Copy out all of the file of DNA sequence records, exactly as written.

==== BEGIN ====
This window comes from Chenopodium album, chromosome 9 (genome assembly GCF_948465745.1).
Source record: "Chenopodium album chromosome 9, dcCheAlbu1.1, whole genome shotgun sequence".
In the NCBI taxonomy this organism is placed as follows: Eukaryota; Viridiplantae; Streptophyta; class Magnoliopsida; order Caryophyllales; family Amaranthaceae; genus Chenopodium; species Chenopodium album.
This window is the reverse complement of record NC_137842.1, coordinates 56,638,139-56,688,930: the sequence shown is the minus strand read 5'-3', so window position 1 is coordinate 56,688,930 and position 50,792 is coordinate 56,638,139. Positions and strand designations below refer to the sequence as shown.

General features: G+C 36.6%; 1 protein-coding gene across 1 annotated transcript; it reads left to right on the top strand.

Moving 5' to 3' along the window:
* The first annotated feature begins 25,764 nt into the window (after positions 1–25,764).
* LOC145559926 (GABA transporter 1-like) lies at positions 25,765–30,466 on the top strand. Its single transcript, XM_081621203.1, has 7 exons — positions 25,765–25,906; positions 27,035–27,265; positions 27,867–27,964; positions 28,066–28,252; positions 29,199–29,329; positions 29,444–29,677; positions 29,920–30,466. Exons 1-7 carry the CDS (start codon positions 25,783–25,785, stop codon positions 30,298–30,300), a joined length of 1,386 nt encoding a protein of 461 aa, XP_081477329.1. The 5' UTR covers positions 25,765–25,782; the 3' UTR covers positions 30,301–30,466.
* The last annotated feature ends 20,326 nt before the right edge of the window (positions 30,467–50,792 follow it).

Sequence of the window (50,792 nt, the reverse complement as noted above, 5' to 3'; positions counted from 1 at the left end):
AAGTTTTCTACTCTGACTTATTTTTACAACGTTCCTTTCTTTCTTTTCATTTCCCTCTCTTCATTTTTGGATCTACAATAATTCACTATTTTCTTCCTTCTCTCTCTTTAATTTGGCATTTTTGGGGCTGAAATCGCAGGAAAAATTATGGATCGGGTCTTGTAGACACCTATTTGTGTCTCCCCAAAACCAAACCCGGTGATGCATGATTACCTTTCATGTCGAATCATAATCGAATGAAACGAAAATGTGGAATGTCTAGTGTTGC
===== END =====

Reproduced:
This window comes from Chenopodium album, chromosome 9 (genome assembly GCF_948465745.1).
Source record: "Chenopodium album chromosome 9, dcCheAlbu1.1, whole genome shotgun sequence".
In the NCBI taxonomy this organism is placed as follows: Eukaryota; Viridiplantae; Streptophyta; class Magnoliopsida; order Caryophyllales; family Amaranthaceae; genus Chenopodium; species Chenopodium album.
This window is the reverse complement of record NC_137842.1, coordinates 56,638,139-56,688,930: the sequence shown is the minus strand read 5'-3', so window position 1 is coordinate 56,688,930 and position 50,792 is coordinate 56,638,139. Positions and strand designations below refer to the sequence as shown.

General features: G+C 36.6%; 1 protein-coding gene across 1 annotated transcript; it reads left to right on the top strand.

Moving 5' to 3' along the window:
* The first annotated feature begins 25,764 nt into the window (after positions 1–25,764).
* LOC145559926 (GABA transporter 1-like) lies at positions 25,765–30,466 on the top strand. Its single transcript, XM_081621203.1, has 7 exons — positions 25,765–25,906; positions 27,035–27,265; positions 27,867–27,964; positions 28,066–28,252; positions 29,199–29,329; positions 29,444–29,677; positions 29,920–30,466. Exons 1-7 carry the CDS (start codon positions 25,783–25,785, stop codon positions 30,298–30,300), a joined length of 1,386 nt encoding a protein of 461 aa, XP_081477329.1. The 5' UTR covers positions 25,765–25,782; the 3' UTR covers positions 30,301–30,466.
* The last annotated feature ends 20,326 nt before the right edge of the window (positions 30,467–50,792 follow it).

Sequence of the window (50,792 nt, the reverse complement as noted above, 5' to 3'; positions counted from 1 at the left end):
AAGTTTTCTACTCTGACTTATTTTTACAACGTTCCTTTCTTTCTTTTCATTTCCCTCTCTTCATTTTTGGATCTACAATAATTCACTATTTTCTTCCTTCTCTCTCTTTAATTTGGCATTTTTGGGGCTGAAATCGCAGGAAAAATTATGGATCGGGTCTTGTAGACACCTATTTGTGTCTCCCCAAAACCAAACCCGGTGATGCATGATTACCTTTCATGTCGAATCATAATCGAATGAAACGAAAATGTGGAATGTCTAGTGTTGC